An international team of researchers from Taiwan, Australia, India and Bangladesh has successfully developed a method of converting agricultural biomass into commercially valuable chemicals for food and pharmaceutical companies, the Financial Express reported on Monday.
The new method is “significantly cheaper and more environmentally friendly and efficient” than existing conversion methods, because the catalyst materials used are recyclable and the process produces a high yield of valuable chemicals, the Indian English-language newspaper said.
Specifically, the researchers used “raw biomass, such as bagasse, rice husk, wheat straw, cotton stalk, corn cob and low-grade jute from different areas of India and Bangladesh, and converted it into high-value chemicals, such as xylose and arabinose, furfural and HMF [hydroxymethylfurfural],” Shahriar Hossain, a materials scientist at University of Wollongong’s Australian Institute for Innovative Materials, was quoted as saying.
The report quoted Wu Chia-wen (吳嘉文), a professor of chemical engineering at National Taiwan University who was also involved in the project, as saying that such chemicals have widespread uses in the food and pharmaceutical sectors.
“Xylose and arabinose ... can play an important role in the management of blood glucose and insulin levels related to sucrose intake” when used in food products, Wu said.
Furfural can be applied as “fungicides, pesticides, drugs and bioplastics, flavor enhancers,” the report said.
“This discovery will add significant economic value to the agricultural waste materials through industrialization of our technique in Bangladesh and other South Asian countries,” the researchers were quoted as saying.
Researchers from National Taiwan University, Australia’s University of Wollongong, Bangladesh’s Bangabandhu Sheikh Mujibur Rahman Agricultural University and Indian schools were involved in the project.
The coast guard on Friday took a Chinese fishing boat and the 17 people on board into custody, after it rammed into a patrol boat while attempting to flee. A 100-tonne coast guard vessel at about 8am discovered a Chinese fishing boat illegally operating in waters about 11 nautical miles (20.4km) northwest of Hsinchu, the Hsinchu offshore flotilla of the Coast Guard Administration said. The crew refused to allow law enforcement to board the ship and attempted to flee, it added. The coast guard vessel and another ship chased the fishing boat for about a half hour, during which time the Chinese boat
Vice President William Lai (賴清德) yesterday said that Beijing was trying to “annex” Taiwan, while China said its recent series of drills near Taiwan are aimed at combating the “arrogance” of separatist forces. The Ministry of National Defense earlier this month said that it had observed dozens of Chinese fighters, drones, bombers and other aircraft, as well as warships and the Chinese aircraft carrier Shandong, operating nearby. The increased frequency of China’s military activities has raised the risk of events “getting out of hand” and sparking an accidental clash, Minister of National Defense Chiu Kuo-cheng (邱國正) said last week. Asked about the spurt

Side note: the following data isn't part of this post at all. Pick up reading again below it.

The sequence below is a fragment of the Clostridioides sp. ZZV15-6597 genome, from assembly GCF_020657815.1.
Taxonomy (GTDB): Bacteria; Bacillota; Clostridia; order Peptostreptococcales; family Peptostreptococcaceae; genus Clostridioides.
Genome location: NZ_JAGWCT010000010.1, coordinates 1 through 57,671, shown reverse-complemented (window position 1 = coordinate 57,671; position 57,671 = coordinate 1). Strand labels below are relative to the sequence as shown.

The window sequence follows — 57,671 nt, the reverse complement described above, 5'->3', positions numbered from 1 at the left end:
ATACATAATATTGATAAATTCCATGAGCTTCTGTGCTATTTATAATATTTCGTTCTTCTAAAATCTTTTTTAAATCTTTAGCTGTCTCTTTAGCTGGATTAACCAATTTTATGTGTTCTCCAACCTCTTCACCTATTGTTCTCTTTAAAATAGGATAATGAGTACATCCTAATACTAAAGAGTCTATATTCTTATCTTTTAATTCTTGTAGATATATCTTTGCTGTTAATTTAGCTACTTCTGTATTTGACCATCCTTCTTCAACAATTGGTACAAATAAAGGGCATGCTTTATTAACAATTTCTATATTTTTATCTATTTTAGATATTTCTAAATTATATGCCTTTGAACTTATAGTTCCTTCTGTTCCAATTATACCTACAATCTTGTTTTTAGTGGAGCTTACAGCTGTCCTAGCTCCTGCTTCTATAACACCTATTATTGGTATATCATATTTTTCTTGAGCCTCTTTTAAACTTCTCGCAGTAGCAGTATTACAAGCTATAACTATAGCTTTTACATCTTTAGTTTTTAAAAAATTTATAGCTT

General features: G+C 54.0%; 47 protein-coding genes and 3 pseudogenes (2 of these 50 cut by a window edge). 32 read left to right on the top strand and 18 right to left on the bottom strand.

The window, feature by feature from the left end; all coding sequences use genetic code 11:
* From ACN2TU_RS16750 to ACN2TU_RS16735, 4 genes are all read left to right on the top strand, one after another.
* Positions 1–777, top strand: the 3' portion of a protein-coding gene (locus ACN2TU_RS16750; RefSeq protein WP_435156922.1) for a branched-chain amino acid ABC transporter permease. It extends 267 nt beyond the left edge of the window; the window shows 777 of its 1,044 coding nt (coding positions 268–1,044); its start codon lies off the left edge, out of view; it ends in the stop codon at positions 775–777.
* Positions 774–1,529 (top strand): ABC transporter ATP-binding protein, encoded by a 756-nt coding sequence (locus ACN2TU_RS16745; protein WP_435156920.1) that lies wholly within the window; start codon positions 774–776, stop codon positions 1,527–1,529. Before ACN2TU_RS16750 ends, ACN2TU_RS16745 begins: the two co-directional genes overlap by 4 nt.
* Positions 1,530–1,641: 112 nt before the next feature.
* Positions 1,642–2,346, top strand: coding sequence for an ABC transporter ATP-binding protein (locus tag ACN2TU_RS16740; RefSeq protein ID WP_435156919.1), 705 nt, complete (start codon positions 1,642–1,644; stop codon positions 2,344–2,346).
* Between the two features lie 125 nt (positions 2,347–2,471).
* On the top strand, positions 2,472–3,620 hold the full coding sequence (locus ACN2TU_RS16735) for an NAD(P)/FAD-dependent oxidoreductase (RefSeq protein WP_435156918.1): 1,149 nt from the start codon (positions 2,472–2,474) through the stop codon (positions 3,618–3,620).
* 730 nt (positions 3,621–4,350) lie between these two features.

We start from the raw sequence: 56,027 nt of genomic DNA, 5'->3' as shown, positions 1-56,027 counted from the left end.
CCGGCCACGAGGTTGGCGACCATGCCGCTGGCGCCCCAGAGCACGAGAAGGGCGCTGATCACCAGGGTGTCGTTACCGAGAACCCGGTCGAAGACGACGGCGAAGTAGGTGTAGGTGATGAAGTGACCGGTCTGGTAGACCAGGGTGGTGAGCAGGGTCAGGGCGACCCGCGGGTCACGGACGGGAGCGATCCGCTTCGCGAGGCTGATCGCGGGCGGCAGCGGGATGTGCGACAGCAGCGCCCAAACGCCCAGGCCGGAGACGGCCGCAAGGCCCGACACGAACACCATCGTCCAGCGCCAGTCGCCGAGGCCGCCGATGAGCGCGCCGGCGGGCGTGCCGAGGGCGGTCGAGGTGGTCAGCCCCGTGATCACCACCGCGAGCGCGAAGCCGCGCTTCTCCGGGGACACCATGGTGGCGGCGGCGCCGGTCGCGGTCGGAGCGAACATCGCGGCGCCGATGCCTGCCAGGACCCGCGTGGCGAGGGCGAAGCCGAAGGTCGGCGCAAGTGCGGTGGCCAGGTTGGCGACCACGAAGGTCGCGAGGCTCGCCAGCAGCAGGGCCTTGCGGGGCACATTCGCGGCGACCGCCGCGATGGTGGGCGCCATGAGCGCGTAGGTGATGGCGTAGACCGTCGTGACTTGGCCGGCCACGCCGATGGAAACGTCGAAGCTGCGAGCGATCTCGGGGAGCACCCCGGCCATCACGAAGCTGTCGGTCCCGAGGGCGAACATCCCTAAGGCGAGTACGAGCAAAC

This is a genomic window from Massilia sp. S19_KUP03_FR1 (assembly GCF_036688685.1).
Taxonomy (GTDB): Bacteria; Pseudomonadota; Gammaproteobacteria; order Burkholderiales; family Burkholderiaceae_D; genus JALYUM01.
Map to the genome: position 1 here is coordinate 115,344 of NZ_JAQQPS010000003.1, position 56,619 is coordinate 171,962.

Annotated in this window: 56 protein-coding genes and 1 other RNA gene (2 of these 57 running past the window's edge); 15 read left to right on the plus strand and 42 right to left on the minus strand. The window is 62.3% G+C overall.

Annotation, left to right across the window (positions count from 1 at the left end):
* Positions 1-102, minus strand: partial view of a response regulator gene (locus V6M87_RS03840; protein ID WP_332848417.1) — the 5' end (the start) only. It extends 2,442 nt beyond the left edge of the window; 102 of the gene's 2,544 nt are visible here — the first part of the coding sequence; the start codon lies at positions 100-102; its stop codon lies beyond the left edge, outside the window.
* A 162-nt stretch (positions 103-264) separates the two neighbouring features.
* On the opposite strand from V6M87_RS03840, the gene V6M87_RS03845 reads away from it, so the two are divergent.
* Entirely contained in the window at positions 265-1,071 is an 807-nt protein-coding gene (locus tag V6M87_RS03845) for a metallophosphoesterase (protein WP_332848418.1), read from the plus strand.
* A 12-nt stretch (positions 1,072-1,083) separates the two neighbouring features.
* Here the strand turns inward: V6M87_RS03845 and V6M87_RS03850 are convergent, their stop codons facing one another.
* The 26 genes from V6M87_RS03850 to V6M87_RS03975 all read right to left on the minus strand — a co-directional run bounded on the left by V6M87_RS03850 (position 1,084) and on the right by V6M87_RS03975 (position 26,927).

Former president Ma Ying-jeou (馬英九) on Monday said he would not attend the official Double Ten National Day celebrations for the first time this year, as its English name, “Taiwan National Day,” implies “Taiwan independence.” Writing on Facebook, Ma said he has attended every National Day celebration since entering public service 40 years ago, but “with an exceedingly heavy heart,” has decided to reject this year’s invitation. For the past three years, the government under President Tsai Ing-wen (蔡英文) has used “Taiwan National Day” for the event’s official English-language title, leaving the “Republic of China” nowhere to be found, he said. The move
RUNWAY UPGRADES: Airports and ports mainly scattered around southwestern Japan are being given major overhauls, primarily serving as civilian-use facilities Japan has chosen 33 airports and ports as candidates for improvement to enhance military capabilities, with a particular focus on infrastructure that could be utilized in a Taiwan emergency, according to a recent report in Japan’s Nikkei Shimbun. Citing the Japanese government’s fiscal budget proposal for next year, the newspaper said Toyko is to name some facilities as essential bases and receive funding for upgrades in line with the revamped national security strategy published last year. According to an unofficial policy document drafted last month and reviewed by the Nikkei, the Japanese government designated 14 airports and 19 ports for improvement, including